Politically Correct Affects Creative Writing – Too

This Politically Correct stuff is just going too far. I never did like the concept of anyone being treated with kid gloves just because they were…whatever. That seems to me to only accentuate the differences that are trying to be eliminated, and awfully condescending. Most people don’t need laws or rules or oaths to be decent human beings. I am going to narrow this whole PC fiasco down to the subject of critiquing.

In the olden days before Politically Correct was born, writers understood the difference between constructive criticism and a negative, personal flame. They knew what they were going to get when they asked for a critique, and used what they could to improve their work. Or they ignored it. It certainly was not a crime for a reviewer to point out an area that wasn’t working for them.

In today’s world if you give a critique, there will be more than one person protesting the reviewer, and reminding them of the old adage, “If you can’t say it nice, don’t say anything at all.” This charge is not always led by the writer. It’s often led by a PC observer who has not read the work and doesn’t intend to; nor cares if the criticism hit its mark and is valid. They are only concerned with the feelings of a writer, and it being posted on a public forum.

If a writer intends to share his work by publishing it, even if it’s an online writer’s group, they are opening up their work to constructive criticism. It doesn’t matter if it’s a writing to release their pent-up emotions or just for fun. If it’s posted publicly, they are publicly asking for opinions. What they do with those opinions is their business. But, no one has the right to insist that all feedback be praise. Nor do they have the right to restrict the public comments to those that rave and praise.

If they truly don’t want critiques or low rates, all they have to do is post an author’s note at the top of the page stating this. Tell the readers it’s a personal piece and they aren’t looking for reviews. They can still receive readers and stars. Readers should respect their requests and not critique the piece! Read, Comment and Rate is okay.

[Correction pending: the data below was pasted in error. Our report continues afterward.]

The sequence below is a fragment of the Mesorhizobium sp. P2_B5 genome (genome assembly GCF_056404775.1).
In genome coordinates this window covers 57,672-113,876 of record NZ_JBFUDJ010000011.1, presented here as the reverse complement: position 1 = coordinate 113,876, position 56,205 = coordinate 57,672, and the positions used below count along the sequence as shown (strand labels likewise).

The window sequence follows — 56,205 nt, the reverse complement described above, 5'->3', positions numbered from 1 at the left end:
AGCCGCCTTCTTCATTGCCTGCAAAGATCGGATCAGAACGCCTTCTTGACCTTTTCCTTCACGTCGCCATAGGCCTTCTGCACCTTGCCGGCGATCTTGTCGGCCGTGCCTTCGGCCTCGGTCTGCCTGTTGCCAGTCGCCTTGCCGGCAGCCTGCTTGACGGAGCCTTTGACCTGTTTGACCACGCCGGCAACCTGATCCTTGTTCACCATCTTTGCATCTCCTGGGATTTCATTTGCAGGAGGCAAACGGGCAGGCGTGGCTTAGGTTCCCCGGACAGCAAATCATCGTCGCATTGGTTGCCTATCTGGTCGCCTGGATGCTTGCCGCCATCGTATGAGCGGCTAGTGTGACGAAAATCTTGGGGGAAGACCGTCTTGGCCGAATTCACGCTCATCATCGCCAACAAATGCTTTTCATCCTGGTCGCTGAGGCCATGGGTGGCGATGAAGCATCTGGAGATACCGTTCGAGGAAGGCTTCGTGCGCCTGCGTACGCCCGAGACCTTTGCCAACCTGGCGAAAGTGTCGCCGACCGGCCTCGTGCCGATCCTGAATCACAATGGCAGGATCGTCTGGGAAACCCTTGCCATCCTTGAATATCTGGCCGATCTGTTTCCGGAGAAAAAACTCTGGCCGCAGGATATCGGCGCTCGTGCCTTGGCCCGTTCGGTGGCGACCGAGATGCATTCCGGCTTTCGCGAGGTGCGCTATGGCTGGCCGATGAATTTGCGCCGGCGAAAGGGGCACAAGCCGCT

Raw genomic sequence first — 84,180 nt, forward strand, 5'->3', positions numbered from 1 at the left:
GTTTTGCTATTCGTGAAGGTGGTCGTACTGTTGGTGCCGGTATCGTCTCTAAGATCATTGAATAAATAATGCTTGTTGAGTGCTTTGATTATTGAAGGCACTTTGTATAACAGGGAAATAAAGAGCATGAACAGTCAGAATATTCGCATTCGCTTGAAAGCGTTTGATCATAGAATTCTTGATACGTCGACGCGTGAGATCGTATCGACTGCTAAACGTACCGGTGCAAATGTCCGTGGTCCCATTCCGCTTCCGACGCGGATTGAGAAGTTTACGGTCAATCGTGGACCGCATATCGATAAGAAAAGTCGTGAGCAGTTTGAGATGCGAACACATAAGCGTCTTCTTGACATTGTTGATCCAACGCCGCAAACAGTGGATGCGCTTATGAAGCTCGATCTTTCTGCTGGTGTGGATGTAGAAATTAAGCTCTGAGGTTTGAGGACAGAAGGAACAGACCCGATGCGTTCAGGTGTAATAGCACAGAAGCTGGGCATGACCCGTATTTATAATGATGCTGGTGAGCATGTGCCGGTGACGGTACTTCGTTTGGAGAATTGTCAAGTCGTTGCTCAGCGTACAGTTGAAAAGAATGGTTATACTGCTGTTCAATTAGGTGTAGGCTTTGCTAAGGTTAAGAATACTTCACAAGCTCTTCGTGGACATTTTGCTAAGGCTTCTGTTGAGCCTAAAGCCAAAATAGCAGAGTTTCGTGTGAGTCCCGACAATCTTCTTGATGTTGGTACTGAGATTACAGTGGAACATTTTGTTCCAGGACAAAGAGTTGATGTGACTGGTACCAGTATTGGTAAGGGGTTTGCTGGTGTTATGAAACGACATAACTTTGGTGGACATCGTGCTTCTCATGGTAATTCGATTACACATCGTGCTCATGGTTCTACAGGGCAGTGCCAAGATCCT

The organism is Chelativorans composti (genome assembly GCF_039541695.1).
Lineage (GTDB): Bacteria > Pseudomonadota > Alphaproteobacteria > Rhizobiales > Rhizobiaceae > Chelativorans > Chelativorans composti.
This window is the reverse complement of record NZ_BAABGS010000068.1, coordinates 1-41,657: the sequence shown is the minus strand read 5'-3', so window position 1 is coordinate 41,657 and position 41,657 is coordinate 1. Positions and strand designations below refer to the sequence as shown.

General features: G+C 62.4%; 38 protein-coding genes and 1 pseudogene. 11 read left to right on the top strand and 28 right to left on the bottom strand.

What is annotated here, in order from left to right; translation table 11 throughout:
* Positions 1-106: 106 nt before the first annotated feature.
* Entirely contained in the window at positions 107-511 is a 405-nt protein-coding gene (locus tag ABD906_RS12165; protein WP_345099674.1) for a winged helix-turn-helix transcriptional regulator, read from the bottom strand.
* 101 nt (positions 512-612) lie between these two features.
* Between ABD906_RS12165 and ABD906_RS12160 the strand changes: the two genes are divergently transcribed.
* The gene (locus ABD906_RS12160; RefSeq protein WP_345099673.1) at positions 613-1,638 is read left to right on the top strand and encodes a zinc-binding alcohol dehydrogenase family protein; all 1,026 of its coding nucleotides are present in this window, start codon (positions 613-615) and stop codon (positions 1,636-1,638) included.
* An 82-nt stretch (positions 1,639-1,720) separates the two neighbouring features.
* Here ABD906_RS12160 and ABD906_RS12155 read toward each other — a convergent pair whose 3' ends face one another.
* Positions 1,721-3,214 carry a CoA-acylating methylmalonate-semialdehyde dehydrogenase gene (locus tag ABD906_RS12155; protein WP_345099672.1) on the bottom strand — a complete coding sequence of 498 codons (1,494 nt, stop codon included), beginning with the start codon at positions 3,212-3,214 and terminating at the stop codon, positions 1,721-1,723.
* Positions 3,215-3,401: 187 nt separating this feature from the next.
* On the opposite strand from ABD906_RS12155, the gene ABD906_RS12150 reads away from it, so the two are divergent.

Keeping constructive reviews private robs the members who view the public review page of the opportunity to learn and grow.

It keeps those members who do want constructive feedback from receiving it because…

these PC advocators are very good at discouraging the reviewers who want to help.

Imagine, a writing site where constructive reviews are not encouraged.

Catering to a small group who complains of constructive feedback is done to the detriment of those who hope to publish someday. Anyone who writes merely to bask in the warmth of praise isn’t interested in publishing in the same way. He is a dabbler. He doesn’t want or need critiques. Some don’t, and that’s okay. But, they really should say so.

They should not set the standard for those who are ready and willing to work hard. A writer wants to tell the best story he’s capable of telling. He’s willing to put in the hard work, and he will at least try to accept ‘negative’ constructive feedback. He might cry and hit the wall, but he always comes back. He isn’t destroyed by one or two critiques. A real writer knows the difference between a personal flame and a constructive critique.

If a writer has the nerve to post and share his work in a public forum, he has the nerve to receive criticism without falling apart. We should be giving him the right tools to strengthen his writing, which will strengthen his confidence, instead of assuring him his work is already perfect and he doesn’t need to listen to those mean ol’ reviewers.